Emission nebula NGC 6357 and rich open cluster Pismis 24

Image credit: APOD The most prominent star of the open cluster Pismis 24 (top) is another object thought at one time to have several hundred solar masses, but now known to be at least a triple system – one where the components are each a hundred Suns. Wikipedia has a list of the most massive stars. Top of the list are the stars in R136 in the Large Magellanic Cloud, and at the bottom is the extreme red supergiant VY Canis Majoris (right), which can be seen undergoing copious mass loss.


I have drawn attention to the black hole firewall paradox previously, and Scientific American has an article, highlighting new work which argues for the reality of the paradox:

Polchinski and his colleagues conclude that not only is space not smooth at a black hole horizon—at that point the laws of physics completely break down. Instead of an unobtrusive boundary, the scientists argue that there must actually be a sharp division they call a firewall. “The firewall is kind of a wall of energy—it could be the end of spacetime itself,” Polchinski says. “Anything hitting it would break up into its fundamental bits and effectively dissolve.”

A full treatment of the subject is here, and dissenting arguments can be found here. If the new paradigm proves true, the event horizon will be seen as the place where the laws of physics break down, not the singularity itself.


In addition, there are a pair of new brown dwarf discoveries, not yet peer-reviewed but by leading authors in the field. In the first, overseen by Prof. S.J. Warren at Imperial College, the largest homogeneous sample of ultracool dwarfs to date has been assembled, and appears to have increased the number of known L dwarfs enormously. This has been accomplished by mining existing surveys (SDSS, UKIDSS and WISE) down to apparent magnitude J = 17.5. In the second paper, a bizarre underluminous M dwarf – that is, an extreme M subdwarf – appears to have been found with a large proper motion of 1.8 arcseconds per year, in the WISE dataset. The distance is, however, uncertain.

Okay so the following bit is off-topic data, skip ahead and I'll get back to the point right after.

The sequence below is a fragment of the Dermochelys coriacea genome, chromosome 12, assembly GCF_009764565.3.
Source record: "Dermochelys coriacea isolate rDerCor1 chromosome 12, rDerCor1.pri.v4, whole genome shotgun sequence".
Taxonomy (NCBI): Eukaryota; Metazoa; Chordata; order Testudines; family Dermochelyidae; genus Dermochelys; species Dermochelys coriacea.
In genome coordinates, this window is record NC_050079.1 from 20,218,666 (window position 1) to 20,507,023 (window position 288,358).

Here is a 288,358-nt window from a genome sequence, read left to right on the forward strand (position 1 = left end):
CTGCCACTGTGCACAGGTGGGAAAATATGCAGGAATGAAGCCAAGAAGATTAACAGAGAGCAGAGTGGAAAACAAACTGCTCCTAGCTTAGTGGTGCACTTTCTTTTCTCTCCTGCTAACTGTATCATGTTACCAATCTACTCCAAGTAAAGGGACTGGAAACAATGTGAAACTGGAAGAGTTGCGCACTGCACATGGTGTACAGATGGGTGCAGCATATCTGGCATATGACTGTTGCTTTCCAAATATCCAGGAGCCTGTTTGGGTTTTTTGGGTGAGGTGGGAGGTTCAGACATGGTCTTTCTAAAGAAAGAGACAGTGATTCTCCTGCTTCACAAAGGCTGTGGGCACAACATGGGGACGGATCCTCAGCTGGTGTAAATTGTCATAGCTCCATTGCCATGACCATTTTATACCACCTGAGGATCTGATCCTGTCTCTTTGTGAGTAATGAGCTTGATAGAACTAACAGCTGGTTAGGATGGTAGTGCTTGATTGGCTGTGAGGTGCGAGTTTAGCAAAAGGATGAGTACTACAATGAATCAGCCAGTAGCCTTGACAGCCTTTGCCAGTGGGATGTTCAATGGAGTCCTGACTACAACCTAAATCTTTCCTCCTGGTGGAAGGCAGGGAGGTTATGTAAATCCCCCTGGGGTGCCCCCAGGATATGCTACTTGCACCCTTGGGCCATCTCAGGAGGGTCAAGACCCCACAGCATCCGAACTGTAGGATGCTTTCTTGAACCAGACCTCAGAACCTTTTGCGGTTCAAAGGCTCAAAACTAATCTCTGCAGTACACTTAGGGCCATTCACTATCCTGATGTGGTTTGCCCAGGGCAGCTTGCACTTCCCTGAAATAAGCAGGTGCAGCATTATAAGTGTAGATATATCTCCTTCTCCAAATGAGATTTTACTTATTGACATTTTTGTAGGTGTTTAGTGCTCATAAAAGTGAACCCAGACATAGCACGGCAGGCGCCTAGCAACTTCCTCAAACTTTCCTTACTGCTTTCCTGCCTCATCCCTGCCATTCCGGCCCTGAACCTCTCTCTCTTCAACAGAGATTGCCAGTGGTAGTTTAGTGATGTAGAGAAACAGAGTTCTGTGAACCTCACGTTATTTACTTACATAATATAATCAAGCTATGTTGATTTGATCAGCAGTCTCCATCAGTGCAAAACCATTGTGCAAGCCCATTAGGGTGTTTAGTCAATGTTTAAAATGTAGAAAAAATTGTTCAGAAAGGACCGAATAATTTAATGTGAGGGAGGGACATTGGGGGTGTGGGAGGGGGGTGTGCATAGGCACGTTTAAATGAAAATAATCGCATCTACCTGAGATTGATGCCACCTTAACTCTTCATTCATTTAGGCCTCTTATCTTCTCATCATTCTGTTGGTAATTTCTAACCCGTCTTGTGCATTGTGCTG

Update: The 25 year Lick planet search, using the Hamilton spectrograph, has been completed and a homogeneous dataset released:

The Lick Observatory planet search program began in 1987 when the first spectrum of τ Ceti was taken with an iodine cell and the Hamilton Spectrograph. Upgrades to the instrument improved the Doppler precision from about 10 m/s in 1992 to about 3 m/s in 1995. The project detected dozens of exoplanets with orbital periods ranging from a few days to several years. The Lick survey identified the first planet in an eccentric orbit (70 Virginis) and the first multi-planet system around a normal main sequence star (Upsilon Andromedae).


Lick will continue at the forefront of exoplanet research with the new robotic Automated Planet Finder (APF). The practice of using the spectrum of an arc lamp as a wavelength comparison has a long history. Above is the high resolution visible spectrum of the Sun, showing numerous absorption lines, strong and weak. Image courtesy W.M. Keck observatories.


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